"What happens when smart people may be smart in one field (domain specificity) but are not smart in an entirely different field, out of which may arise weird beliefs. When Harvard marine biologist Barry Fell jumped fields into archaeology and wrote a best-selling book, America B.C.: Ancient Settlers in the New World (1976) about all the people who discovered America before Columbus, he was woefully unprepared and obviously unaware that archaeologists had already considered his different hypotheses of who first discovered America (Egyptians, Greeks, Roman, Phoenicians, etc.) but rejected them for lack of credible evidence. This is a splendid example of the social aspects of science, and why being smart in one field does not make one smart in another. Science is a social process, where one is trained in a certain paradigm and works with others in the field. A community of scientists reads the same journals, goes to the same conferences, reviews one anothers' papers and books, and generally exchanges ideas about the facts, hypotheses, and theories in that field. Through vast experience they know, fairly quickly, which new ideas stand a chance of succeeding and which are obviously wrong. Newcomers from other fields, who typically dive in with both feet without the requisite training and experience, proceed to generate new ideas that they think—because of their success in their own field—will be revolutionary. Instead, they are usually greeted with disdain (or, more typically, simply ignored) by the professionals in the field. This is not because (as they usually think is the reason) insiders don't like outsiders (or that all great revolutionaries are persecuted or ignored), but because in most cases those ideas were considered years or decades before and rejected for perfectly legitimate reasons."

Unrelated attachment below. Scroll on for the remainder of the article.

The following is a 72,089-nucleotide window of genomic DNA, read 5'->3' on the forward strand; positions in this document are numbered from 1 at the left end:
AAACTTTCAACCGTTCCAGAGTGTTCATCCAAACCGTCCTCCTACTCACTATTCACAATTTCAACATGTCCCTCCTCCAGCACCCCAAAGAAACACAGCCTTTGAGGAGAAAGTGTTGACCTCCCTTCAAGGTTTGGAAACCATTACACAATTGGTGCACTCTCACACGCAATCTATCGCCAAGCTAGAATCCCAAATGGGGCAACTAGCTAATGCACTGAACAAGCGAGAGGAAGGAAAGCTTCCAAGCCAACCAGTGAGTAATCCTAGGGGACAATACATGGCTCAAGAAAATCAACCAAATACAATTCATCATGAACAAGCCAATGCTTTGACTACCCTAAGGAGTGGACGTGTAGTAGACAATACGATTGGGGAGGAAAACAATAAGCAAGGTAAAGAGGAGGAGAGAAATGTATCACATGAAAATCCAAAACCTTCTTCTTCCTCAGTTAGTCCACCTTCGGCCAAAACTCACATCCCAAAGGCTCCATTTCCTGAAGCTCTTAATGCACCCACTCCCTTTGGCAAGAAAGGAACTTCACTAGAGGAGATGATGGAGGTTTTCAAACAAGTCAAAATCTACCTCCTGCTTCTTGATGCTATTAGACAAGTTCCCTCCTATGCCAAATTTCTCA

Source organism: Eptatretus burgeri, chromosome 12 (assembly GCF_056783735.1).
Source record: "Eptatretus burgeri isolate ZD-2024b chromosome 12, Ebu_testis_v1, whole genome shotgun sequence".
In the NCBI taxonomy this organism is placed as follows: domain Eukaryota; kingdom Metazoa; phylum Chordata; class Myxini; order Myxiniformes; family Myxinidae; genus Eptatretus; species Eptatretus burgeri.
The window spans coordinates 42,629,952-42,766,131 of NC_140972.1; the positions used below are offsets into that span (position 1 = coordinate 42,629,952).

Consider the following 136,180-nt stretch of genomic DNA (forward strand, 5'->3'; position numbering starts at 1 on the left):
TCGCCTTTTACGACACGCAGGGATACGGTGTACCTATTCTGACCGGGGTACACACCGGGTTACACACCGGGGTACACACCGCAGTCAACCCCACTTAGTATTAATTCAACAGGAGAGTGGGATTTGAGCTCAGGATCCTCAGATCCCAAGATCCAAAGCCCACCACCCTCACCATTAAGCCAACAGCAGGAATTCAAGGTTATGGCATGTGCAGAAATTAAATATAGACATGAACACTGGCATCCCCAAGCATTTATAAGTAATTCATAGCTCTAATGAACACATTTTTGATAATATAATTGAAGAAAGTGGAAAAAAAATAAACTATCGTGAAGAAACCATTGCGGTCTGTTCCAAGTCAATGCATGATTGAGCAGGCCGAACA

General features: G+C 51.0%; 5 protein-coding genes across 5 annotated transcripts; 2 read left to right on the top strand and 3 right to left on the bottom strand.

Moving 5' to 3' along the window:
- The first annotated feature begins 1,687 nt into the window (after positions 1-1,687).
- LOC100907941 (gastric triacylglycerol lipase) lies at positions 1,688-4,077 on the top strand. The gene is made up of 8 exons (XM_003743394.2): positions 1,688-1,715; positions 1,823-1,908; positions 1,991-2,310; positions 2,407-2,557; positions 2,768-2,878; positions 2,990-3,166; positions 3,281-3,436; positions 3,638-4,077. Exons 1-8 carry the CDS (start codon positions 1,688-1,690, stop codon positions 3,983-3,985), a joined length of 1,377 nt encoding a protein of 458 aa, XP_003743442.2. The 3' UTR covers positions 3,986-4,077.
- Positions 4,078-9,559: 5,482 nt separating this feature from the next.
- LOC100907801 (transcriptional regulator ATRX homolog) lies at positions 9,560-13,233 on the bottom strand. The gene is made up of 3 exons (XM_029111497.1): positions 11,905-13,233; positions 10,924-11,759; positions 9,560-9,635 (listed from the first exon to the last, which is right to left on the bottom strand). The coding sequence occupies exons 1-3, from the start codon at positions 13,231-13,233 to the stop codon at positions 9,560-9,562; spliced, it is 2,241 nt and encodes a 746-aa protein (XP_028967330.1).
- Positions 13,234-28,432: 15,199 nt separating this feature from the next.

~ from: Why People Believe Weird Things: Pseudoscience, Superstition, and Other Confusions of Our Time by Michael Shermer.I think this applies to Gary Taubes, but also many of the purveyors of Science Krispies I blog about here.